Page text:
Review: “(500) Days of Summer”

July 14, 2009 at 10:29 pm Leave a comment

Off-beat and quirky indie films seem to be a dime-a-dozen these days.  I remember a film professor from my undergraduate years telling me that after Quentin Tarantino’s Reservoir Dogs was released in the early 90’s, every budding filmmaker, from the high school level to independent producers, wanted to make a movie similar to it.  More recently it has been films like Garden State, Juno, and Little Miss Sunshine that have renewed the interest in the independent film scene.  Ever student filmmaker nowadays wants to make a movie that appeals to the current generation’s sense of humor and style, but many times these indie films (many of the shorts scattered all over the Internet) end up falling flat and sounding pretentious.

So what makes director Marc Webb’s (500) Days of Summer so appealing?  It’s because it feels like it doesn’t take itself too seriously from the beginning.  The movie is typical romantic comedy fare: boy meets girl, the date, they fall in love, they break up, boy tries to get girl back.  How the movie tells the story is a little different; the script plays around with time, and instead of showing the rise and fall of the relationship, we get the best of both intermittently.  Webb shows us (through use of titles numbering the 500 days they were together) their first meeting, first date, first fight, but not necessarily in that order.  This helps keep things fresh so that we don’t really know what to expect.

The movie also moves like a music video, which is what Marc Webb’s background is.  It’s well-paved, never stays too long in one shot (but avoids the constant MTV-style cutting), and is also very inventive in transitions and even in animation.  Also, the color palette of the film, which leans toward blue, helps bring out Zooey Deschanel’s freakishly large blue eyes.  They’re beautiful, but if they were to stare right at me, they might make me cower in fear.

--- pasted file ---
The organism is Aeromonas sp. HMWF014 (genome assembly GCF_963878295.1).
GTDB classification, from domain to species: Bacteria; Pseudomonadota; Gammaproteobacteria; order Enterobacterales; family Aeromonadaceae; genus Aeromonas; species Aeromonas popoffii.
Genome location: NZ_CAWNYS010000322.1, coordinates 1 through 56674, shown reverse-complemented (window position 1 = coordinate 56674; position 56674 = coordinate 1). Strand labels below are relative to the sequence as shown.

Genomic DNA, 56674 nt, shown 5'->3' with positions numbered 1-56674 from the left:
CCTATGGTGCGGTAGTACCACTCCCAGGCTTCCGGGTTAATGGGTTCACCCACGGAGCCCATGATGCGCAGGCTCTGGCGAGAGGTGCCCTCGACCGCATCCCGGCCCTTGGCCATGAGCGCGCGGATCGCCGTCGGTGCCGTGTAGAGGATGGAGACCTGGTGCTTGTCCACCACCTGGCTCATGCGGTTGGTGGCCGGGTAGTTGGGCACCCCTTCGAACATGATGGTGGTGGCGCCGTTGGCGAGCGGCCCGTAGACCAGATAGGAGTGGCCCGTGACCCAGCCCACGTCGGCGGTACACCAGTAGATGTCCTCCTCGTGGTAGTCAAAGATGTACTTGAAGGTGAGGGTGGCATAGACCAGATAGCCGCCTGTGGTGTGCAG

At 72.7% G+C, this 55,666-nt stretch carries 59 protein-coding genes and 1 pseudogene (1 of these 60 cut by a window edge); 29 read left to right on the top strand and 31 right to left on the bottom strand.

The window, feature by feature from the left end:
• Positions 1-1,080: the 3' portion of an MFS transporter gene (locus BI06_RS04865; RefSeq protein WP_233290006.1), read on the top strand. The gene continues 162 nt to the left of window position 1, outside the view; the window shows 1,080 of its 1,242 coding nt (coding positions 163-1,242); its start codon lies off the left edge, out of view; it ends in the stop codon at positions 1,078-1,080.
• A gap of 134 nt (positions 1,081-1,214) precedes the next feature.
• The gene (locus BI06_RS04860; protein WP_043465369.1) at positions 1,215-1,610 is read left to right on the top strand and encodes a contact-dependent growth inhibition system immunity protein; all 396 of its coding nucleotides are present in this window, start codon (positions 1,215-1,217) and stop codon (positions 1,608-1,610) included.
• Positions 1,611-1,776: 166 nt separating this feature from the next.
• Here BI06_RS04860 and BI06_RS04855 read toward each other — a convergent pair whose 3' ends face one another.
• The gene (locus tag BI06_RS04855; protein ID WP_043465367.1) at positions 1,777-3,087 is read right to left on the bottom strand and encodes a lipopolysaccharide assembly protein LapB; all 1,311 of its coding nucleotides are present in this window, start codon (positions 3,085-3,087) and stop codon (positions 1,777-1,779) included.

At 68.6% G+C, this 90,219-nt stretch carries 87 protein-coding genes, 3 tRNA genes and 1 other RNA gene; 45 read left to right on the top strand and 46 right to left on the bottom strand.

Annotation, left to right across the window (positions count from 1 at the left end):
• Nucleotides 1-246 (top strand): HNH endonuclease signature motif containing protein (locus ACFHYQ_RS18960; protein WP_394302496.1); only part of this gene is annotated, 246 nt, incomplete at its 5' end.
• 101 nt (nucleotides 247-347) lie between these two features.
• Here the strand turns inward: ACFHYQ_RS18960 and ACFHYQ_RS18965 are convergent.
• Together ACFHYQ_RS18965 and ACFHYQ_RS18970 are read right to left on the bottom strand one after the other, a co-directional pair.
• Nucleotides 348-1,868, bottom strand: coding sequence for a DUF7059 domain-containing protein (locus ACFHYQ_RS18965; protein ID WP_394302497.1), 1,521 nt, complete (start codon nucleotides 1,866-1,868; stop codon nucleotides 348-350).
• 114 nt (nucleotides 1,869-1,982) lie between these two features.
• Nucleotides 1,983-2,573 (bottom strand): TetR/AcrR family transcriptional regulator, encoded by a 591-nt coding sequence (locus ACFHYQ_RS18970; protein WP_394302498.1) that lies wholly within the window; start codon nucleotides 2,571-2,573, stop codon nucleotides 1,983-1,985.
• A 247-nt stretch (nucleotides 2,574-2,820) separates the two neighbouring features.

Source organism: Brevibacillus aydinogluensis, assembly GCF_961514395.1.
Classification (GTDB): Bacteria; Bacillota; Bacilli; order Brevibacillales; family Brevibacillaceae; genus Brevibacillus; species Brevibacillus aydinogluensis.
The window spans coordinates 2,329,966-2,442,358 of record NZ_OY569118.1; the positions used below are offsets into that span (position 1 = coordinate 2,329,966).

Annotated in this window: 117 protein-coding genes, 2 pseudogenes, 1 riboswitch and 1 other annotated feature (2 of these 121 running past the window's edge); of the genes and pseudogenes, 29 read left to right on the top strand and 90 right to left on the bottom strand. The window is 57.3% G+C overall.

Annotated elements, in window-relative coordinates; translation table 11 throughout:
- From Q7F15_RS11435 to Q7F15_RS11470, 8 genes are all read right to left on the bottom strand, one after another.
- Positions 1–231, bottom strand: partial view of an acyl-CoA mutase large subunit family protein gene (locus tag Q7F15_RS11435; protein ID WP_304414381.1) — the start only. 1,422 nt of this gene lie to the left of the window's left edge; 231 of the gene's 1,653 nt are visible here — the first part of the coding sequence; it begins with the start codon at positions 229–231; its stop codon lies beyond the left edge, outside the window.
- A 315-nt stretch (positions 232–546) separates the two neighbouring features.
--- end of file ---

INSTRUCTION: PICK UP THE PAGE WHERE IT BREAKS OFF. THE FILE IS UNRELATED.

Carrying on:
A movie like this wouldn’t work without a strong cast.  Joseph Gordon-Levitt plays Tom, the average Joe who works at a greeting card company, and who eventually falls for the cute new assistant, Summer (Zooey Deschanel).  Summer is fun, independent, and most definitely not looking for love.  But what happens when the guy falls in love with the girl who doesn’t love him back?  That’s when the sparks really fly.  Gordon-Levitt proves, once again, he is a very capable actor.  From his head-turning performance in Rian Johnson’s high school film noir Brick, to more comedic roles like this one, he really allows himself to fall into a role.  He’s totally loveable as the poor schmuck who becomes attracted to the one girl that may be just out of his league, and we’re with him the entire time as he struggles to figure out why this relationship is falling apart.

Zooey Deschanel is fine in the title role of Summer.  While I think it wasn’t a role that could only be played by her, I get the impression she understands her character and her motivations (unlike the role in last summer’s The Happening).  Summer would appear to be a hard character to fully understand, at least from a guy’s perspective.  She’s fully independent, knows what she wants, and ready to enter or leave a relationship as it suites her.  The conflict comes from Tom, who is almost the exact opposite.  He knows what he likes and not really what he wants.

All of that is played out with humor, interspersed with great use of music (and the best use of Patrick Swayze’s “She’s Like the Wind”) from a variety of bands.  (500) Days of Summer is sure to please the indie crowd eager to step away from big budget studio blockbusters like this week’s Harry Potter and the Order of the Phoenix.  It’s fun, romantic, and even a little bittersweet.  In other words, this is what many student filmmakers may be copying in the years to come.



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